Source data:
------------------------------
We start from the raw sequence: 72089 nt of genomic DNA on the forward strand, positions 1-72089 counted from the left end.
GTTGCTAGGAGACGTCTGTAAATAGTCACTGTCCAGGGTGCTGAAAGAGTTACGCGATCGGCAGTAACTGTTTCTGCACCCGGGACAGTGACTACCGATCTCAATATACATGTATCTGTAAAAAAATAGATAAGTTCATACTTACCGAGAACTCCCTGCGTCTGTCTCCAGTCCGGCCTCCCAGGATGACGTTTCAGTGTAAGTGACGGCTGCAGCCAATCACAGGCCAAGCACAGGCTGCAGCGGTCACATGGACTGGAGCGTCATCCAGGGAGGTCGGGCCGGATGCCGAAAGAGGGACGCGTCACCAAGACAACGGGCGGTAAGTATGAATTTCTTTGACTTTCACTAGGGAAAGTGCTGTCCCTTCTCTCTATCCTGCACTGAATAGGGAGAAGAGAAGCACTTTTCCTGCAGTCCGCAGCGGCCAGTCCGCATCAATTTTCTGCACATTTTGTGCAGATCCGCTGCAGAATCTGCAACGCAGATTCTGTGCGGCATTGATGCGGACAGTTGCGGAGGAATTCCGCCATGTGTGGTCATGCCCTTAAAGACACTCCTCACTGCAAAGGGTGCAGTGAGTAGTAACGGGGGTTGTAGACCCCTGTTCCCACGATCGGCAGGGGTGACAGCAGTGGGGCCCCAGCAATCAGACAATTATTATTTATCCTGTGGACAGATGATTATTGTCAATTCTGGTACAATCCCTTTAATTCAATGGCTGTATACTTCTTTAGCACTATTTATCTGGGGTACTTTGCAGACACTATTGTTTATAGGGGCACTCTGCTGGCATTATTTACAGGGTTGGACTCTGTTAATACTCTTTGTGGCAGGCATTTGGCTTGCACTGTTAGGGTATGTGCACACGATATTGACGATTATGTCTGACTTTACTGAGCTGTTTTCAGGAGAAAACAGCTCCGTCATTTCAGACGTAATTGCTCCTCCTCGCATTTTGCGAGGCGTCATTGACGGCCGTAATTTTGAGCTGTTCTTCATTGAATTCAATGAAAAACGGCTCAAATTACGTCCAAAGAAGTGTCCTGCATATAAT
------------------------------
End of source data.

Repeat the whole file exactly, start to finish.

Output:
We start from the raw sequence: 72089 nt of genomic DNA on the forward strand, positions 1-72089 counted from the left end.
GTTGCTAGGAGACGTCTGTAAATAGTCACTGTCCAGGGTGCTGAAAGAGTTACGCGATCGGCAGTAACTGTTTCTGCACCCGGGACAGTGACTACCGATCTCAATATACATGTATCTGTAAAAAAATAGATAAGTTCATACTTACCGAGAACTCCCTGCGTCTGTCTCCAGTCCGGCCTCCCAGGATGACGTTTCAGTGTAAGTGACGGCTGCAGCCAATCACAGGCCAAGCACAGGCTGCAGCGGTCACATGGACTGGAGCGTCATCCAGGGAGGTCGGGCCGGATGCCGAAAGAGGGACGCGTCACCAAGACAACGGGCGGTAAGTATGAATTTCTTTGACTTTCACTAGGGAAAGTGCTGTCCCTTCTCTCTATCCTGCACTGAATAGGGAGAAGAGAAGCACTTTTCCTGCAGTCCGCAGCGGCCAGTCCGCATCAATTTTCTGCACATTTTGTGCAGATCCGCTGCAGAATCTGCAACGCAGATTCTGTGCGGCATTGATGCGGACAGTTGCGGAGGAATTCCGCCATGTGTGGTCATGCCCTTAAAGACACTCCTCACTGCAAAGGGTGCAGTGAGTAGTAACGGGGGTTGTAGACCCCTGTTCCCACGATCGGCAGGGGTGACAGCAGTGGGGCCCCAGCAATCAGACAATTATTATTTATCCTGTGGACAGATGATTATTGTCAATTCTGGTACAATCCCTTTAATTCAATGGCTGTATACTTCTTTAGCACTATTTATCTGGGGTACTTTGCAGACACTATTGTTTATAGGGGCACTCTGCTGGCATTATTTACAGGGTTGGACTCTGTTAATACTCTTTGTGGCAGGCATTTGGCTTGCACTGTTAGGGTATGTGCACACGATATTGACGATTATGTCTGACTTTACTGAGCTGTTTTCAGGAGAAAACAGCTCCGTCATTTCAGACGTAATTGCTCCTCCTCGCATTTTGCGAGGCGTCATTGACGGCCGTAATTTTGAGCTGTTCTTCATTGAATTCAATGAAAAACGGCTCAAATTACGTCCAAAGAAGTGTCCTGCATATAAT